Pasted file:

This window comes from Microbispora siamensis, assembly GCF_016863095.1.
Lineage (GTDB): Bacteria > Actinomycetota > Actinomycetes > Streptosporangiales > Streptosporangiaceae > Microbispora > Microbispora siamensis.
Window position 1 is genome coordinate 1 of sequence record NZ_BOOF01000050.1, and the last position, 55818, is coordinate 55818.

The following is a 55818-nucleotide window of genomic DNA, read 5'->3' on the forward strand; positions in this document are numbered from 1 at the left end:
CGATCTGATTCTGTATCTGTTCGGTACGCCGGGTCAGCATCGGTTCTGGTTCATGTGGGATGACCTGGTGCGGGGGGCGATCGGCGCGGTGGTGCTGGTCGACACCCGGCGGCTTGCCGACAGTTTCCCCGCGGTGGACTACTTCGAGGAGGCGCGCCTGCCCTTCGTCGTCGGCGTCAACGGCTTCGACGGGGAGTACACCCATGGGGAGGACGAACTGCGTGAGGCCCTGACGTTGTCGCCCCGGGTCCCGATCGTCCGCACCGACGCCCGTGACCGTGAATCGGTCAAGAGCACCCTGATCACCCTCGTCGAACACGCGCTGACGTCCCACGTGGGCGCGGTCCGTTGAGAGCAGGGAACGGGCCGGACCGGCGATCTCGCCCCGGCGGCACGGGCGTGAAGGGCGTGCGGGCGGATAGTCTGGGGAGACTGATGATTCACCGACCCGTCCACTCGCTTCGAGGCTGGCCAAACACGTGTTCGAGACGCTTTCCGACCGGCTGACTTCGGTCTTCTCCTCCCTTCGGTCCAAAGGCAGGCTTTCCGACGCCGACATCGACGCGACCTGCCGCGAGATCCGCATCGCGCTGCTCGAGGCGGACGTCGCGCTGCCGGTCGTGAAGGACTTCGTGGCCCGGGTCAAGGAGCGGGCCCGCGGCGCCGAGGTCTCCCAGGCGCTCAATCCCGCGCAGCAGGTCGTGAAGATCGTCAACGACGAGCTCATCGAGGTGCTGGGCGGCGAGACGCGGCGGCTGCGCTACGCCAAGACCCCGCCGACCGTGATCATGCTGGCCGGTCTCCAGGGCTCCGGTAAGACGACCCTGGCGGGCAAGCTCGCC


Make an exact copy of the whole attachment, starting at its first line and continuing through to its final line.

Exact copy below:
This window comes from Microbispora siamensis, assembly GCF_016863095.1.
Lineage (GTDB): Bacteria > Actinomycetota > Actinomycetes > Streptosporangiales > Streptosporangiaceae > Microbispora > Microbispora siamensis.
Window position 1 is genome coordinate 1 of sequence record NZ_BOOF01000050.1, and the last position, 55818, is coordinate 55818.

The following is a 55818-nucleotide window of genomic DNA, read 5'->3' on the forward strand; positions in this document are numbered from 1 at the left end:
CGATCTGATTCTGTATCTGTTCGGTACGCCGGGTCAGCATCGGTTCTGGTTCATGTGGGATGACCTGGTGCGGGGGGCGATCGGCGCGGTGGTGCTGGTCGACACCCGGCGGCTTGCCGACAGTTTCCCCGCGGTGGACTACTTCGAGGAGGCGCGCCTGCCCTTCGTCGTCGGCGTCAACGGCTTCGACGGGGAGTACACCCATGGGGAGGACGAACTGCGTGAGGCCCTGACGTTGTCGCCCCGGGTCCCGATCGTCCGCACCGACGCCCGTGACCGTGAATCGGTCAAGAGCACCCTGATCACCCTCGTCGAACACGCGCTGACGTCCCACGTGGGCGCGGTCCGTTGAGAGCAGGGAACGGGCCGGACCGGCGATCTCGCCCCGGCGGCACGGGCGTGAAGGGCGTGCGGGCGGATAGTCTGGGGAGACTGATGATTCACCGACCCGTCCACTCGCTTCGAGGCTGGCCAAACACGTGTTCGAGACGCTTTCCGACCGGCTGACTTCGGTCTTCTCCTCCCTTCGGTCCAAAGGCAGGCTTTCCGACGCCGACATCGACGCGACCTGCCGCGAGATCCGCATCGCGCTGCTCGAGGCGGACGTCGCGCTGCCGGTCGTGAAGGACTTCGTGGCCCGGGTCAAGGAGCGGGCCCGCGGCGCCGAGGTCTCCCAGGCGCTCAATCCCGCGCAGCAGGTCGTGAAGATCGTCAACGACGAGCTCATCGAGGTGCTGGGCGGCGAGACGCGGCGGCTGCGCTACGCCAAGACCCCGCCGACCGTGATCATGCTGGCCGGTCTCCAGGGCTCCGGTAAGACGACCCTGGCGGGCAAGCTCGCC